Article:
Updated: Feb 17
Taking out the trash does not have to be a daily – or even weekly – chore. In our house, we take out one 4-gallon trash bag (that’s the small, under-the-counter size) every three weeks*. Our trash never stinks and it is never over-flowing. Here’s how:
Consume Less! The first and simplest way to avoid throwing things away is not to buy them in the first place. Shop wisely for items that will last a long time and only buy things when you really need them. The less stuff you bring into your home, the less stuff needs to be taken out of it. Read The Joy of Less, if you want some inspiration.
Shop Naked! The less packaging your purchases are wrapped in, the less packaging you need to throw away. Growing and making your own food is, of course, the easiest way to do this, but shopping for locally grown and produced items usually means less packaging too. And while we’re on the topic of being naked, disposable diapers are a major contributor to household waste too, so choose fabric diapers and compost them at their end of life. And, ladies, your period doesn’t have to mean lots of trash – learn how to have a zero waste period here.
Compost! One of the largest contributors to household garbage is food waste. We throw away the skins, cores, pits, leaves, and other leftovers each time we cook and then we throw away what we don’t eat of our meals. In order to avoid this – and to keep your garbage smelling fresh – compost all food scraps. To learn more about composting basics, please read Rachel’s post here. And remember, some surprising things can be composted: pet and human hair, anything 100 percent cotton, latex, or other natural materials, shredded paper, and wood ash, to name a few.
The little tin pail stays on the counter. When it is full, we empty it into the tumbler. When the tumbler is full, we empty it onto the garden.
Recycle! Many things we throw away can be recycled. Each town has it’s own list of acceptable and unacceptable items for curbside recycling and you’d be surprised at some of the things you can recycle easily (here is Concord’s list). But many items not accepted curbside can still be recycled. Plastic bags can be recycled at the grocery store and broken electronics can be recycled at the electronics store. Terracycle is a great place to get started with recycling less-common items. For example, our family tries really hard to avoid packaging, but we still love salty snacks.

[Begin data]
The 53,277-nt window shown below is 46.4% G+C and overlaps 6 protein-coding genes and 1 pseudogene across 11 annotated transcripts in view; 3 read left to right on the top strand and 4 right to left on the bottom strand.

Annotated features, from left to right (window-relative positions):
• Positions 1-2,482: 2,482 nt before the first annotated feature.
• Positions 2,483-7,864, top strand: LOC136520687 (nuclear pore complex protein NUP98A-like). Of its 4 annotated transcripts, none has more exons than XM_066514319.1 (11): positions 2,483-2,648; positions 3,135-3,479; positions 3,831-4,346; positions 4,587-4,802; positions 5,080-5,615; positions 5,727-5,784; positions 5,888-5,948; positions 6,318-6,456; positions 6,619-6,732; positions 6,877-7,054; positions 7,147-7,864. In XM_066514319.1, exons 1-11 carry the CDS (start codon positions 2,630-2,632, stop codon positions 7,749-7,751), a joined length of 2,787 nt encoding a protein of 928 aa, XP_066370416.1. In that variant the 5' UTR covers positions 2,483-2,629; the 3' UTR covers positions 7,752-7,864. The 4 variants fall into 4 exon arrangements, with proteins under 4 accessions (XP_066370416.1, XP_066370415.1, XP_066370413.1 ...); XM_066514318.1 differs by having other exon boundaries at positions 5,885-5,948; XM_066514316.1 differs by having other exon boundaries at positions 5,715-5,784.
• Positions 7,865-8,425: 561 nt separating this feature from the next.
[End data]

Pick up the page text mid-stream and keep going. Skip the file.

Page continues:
So we buy Late July products and recycle the packaging through the Late July Terracycle program. It takes more time, but it feels better than throwing things out.
Repair! Could the item you are planning to toss be repaired? If you still want to use something, but it’s not working, missing a piece, or broken in some way, try contacting the company first. You’d be amazed how easy it can be to troubleshoot a common issue or to get a new part (usually for free or minimal cost). And, if you can’t repair it yourself, ask around before you toss something.
This lawnmower was on the side of the road in pieces. A little duct tape, and the mower works great!
Donate! Before you toss something, ask yourself: Would anyone, anywhere use this again? If the answer is yes, then donate it. I always try to find a home for a well-worn item myself because often donation centers don’t like them, but worst case scenario, the donation center will trash the item (at least you tried!).
If you follow these steps, you too can eliminate household waste and turn a daily chore into a breeze. I know it may seem daunting at first, but if you choose to focus on one step at a time, you will quickly gain confidence. I would also recommend reading Zero Waste Home as a starting point to living a waste free lifestyle.
*Although this may seem like a small amount of trash, we can definitely do better. There are people who throw away that amount in a year! Everyone is on a journey and we can all keep improving.